Required Preparation
 Create a blank line plot with a scale that includes lengths longer, shorter, and equal to the height of student desks.
Launch
 Groups of 2
 Give each student a sticky note.
 Display the blank line plot.
Activity
 “Now, let's use the yardsticks we made to measure the height of our desks.”
 “Take turns measuring the height of your desk in inches. When you both agree, draw a big x on your sticky note and add your measurement to the class line plot.”
 2–3 minutes: partner work time
 Invite students to add their sticky note to the line plot.
 “Now, work together to answer the questions about our measurement data.”
 3–4 minutes: partner work time
 Monitor for students who notice the class got different measurements for the same object.
 Monitor for students who discuss reasons for the different measurements.
Student Facing
Measure the height of your desk using your yardstick.
Draw an x on your sticky note and add your measurement to the class line plot.
Use the completed line plot to answer the following questions:
 What do you notice? What do you wonder?
 What is the tallest measurement for the desks in the room?
 What is the shortest measurement?
 Find the difference between the tallest and the shortest measurements. Show your thinking.
Student Response
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Activity Synthesis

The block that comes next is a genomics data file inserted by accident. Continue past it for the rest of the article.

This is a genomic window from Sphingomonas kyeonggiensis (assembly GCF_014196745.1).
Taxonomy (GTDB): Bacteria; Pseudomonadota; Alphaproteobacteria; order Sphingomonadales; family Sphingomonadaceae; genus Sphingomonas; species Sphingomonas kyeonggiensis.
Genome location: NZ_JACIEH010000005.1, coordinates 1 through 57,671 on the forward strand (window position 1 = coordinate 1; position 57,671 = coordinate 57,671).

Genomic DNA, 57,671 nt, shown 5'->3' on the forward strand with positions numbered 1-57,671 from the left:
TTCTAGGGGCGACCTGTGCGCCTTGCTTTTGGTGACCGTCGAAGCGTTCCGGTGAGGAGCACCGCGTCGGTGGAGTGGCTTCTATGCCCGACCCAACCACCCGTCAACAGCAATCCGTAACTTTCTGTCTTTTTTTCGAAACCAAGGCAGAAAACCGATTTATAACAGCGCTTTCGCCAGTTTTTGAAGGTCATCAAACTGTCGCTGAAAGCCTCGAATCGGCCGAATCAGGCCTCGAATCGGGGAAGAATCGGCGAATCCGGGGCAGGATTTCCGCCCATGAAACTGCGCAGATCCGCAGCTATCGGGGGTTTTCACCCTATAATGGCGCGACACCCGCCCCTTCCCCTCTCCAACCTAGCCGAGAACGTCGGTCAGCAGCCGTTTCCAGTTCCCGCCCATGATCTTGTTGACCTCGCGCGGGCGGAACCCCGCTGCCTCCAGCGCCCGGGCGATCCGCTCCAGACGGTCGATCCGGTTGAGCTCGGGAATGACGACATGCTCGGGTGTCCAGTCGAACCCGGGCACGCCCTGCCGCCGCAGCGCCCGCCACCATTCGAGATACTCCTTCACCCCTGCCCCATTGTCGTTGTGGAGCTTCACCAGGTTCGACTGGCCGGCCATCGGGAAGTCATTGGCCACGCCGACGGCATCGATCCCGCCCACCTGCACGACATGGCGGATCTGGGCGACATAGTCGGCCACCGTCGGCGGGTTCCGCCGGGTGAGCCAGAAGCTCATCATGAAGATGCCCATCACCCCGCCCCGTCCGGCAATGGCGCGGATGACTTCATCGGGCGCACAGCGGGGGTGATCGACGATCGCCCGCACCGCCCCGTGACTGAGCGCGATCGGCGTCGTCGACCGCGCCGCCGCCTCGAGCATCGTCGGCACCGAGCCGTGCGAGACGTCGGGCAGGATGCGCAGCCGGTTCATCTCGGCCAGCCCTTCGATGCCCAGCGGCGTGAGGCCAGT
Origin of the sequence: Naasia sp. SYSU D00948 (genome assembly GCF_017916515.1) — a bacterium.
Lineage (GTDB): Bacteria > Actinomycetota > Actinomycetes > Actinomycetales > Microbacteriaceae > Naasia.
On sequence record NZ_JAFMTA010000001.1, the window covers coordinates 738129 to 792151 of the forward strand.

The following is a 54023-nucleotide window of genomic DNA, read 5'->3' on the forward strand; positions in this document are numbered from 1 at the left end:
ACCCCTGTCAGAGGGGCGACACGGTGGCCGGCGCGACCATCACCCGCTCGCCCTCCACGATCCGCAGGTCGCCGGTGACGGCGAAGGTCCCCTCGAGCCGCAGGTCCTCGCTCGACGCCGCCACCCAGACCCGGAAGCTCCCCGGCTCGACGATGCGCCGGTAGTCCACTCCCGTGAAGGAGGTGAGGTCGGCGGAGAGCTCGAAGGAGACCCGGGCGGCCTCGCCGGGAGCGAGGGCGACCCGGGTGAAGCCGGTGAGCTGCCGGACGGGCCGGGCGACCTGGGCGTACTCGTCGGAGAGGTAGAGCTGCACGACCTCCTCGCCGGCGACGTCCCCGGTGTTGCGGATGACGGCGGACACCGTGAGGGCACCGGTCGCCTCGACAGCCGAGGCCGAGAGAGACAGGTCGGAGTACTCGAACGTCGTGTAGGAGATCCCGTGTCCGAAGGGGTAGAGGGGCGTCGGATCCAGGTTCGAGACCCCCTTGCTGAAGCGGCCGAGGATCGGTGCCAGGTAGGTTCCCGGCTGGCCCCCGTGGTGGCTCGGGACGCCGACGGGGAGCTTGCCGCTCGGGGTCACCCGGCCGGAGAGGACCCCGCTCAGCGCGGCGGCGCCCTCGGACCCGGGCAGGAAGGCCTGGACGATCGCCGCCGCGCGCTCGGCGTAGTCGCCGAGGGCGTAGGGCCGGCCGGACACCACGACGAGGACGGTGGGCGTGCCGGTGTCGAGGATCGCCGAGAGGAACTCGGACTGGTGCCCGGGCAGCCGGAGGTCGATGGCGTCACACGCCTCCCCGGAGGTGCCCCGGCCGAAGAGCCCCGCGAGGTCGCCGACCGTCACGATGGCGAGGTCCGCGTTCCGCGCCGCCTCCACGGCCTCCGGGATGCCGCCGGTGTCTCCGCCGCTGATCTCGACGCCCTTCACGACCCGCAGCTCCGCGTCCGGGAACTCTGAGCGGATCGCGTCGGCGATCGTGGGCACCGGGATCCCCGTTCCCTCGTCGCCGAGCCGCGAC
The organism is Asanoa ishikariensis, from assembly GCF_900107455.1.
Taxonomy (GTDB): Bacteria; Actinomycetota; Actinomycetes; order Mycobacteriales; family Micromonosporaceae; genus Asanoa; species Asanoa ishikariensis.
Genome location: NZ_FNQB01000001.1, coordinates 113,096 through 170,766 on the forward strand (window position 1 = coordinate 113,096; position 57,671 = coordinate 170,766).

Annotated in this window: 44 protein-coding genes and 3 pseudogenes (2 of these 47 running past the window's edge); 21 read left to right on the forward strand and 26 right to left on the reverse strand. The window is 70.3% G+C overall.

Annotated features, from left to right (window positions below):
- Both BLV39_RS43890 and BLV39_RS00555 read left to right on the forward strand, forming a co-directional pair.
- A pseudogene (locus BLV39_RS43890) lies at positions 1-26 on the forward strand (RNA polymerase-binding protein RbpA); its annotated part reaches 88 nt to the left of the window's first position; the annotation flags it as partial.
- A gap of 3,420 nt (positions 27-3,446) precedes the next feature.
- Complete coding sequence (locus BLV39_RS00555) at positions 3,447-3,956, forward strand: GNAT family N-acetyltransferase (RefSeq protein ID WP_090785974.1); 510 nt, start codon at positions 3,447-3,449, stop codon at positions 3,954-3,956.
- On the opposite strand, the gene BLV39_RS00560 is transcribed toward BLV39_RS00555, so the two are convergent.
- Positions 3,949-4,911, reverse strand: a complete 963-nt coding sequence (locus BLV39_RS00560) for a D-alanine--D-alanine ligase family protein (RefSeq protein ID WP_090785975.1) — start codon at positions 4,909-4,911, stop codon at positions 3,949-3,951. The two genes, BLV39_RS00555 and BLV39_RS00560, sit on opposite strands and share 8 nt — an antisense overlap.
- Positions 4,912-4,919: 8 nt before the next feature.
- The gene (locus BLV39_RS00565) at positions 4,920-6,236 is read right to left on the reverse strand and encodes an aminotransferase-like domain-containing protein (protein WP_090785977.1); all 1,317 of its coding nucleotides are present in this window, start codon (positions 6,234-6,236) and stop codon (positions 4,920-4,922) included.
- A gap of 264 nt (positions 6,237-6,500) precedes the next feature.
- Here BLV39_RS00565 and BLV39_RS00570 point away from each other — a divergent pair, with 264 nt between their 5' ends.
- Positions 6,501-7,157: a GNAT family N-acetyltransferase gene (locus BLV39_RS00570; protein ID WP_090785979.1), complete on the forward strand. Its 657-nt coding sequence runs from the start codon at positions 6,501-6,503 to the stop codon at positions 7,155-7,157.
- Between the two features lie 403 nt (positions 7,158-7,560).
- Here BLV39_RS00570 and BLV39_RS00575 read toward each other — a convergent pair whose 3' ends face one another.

Display a few studentcreated yardsticks next to each other for all to see.
 “What do you notice? What do you wonder?”
 If it does not come up, ask “How is it possible that different groups found different answers when they measured the same object?”
 “What could be a reason this happened?”
 uneven markings
 different use of yardsticks: straight, with slack, slanted
 different location of zero
 gaps or overlaps between inch marks
 Invite students to look at the displayed yardsticks and to see if they can see evidence for the reasons they gave.
 Highlight that it is important for a measuring tool to have equalsize units.
 If there is time, invite students to revise their yardstick markings. Alternatively, students can discuss which markings need revision.
 Invite students to explain how they revised their yardsticks with another group.
Activity 3: Measure Your Arms (15 minutes)
Narrative
In this activity, students use the yardsticks they made to measure the length of parts of their arms. They then use the measurements to write equations and describe what information the equations give about the situation (MP2, MP4).
Launch
 Groups of 2
 “You will use your yardsticks to measure parts of your partner's hand and arm.”
 Demonstrate the two lengths they will measure.
Activity
 10 minutes: partner work time
 Monitor for different equations using addition and subtraction.
Student Facing

Measure the length of your hands from the wrist to the top of your middle finger.
 hand length partner A: ____________
 hand length partner B: ____________

Measure the length of your forearms from the outside of your elbow to your wrist.
 forearm length partner A: ____________
 forearm length partner B: ____________

Write two equations using the measurements in your group and write two statements describing what the equations tell you.

Equation 1: ___________________________
Statement:

Equation 2: ___________________________
Statement:

Student Response
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Activity Synthesis
 Invite students to share their equations and statements.
 For each student that shares, consider asking:
 “Is there another way to describe what the equation tells us?”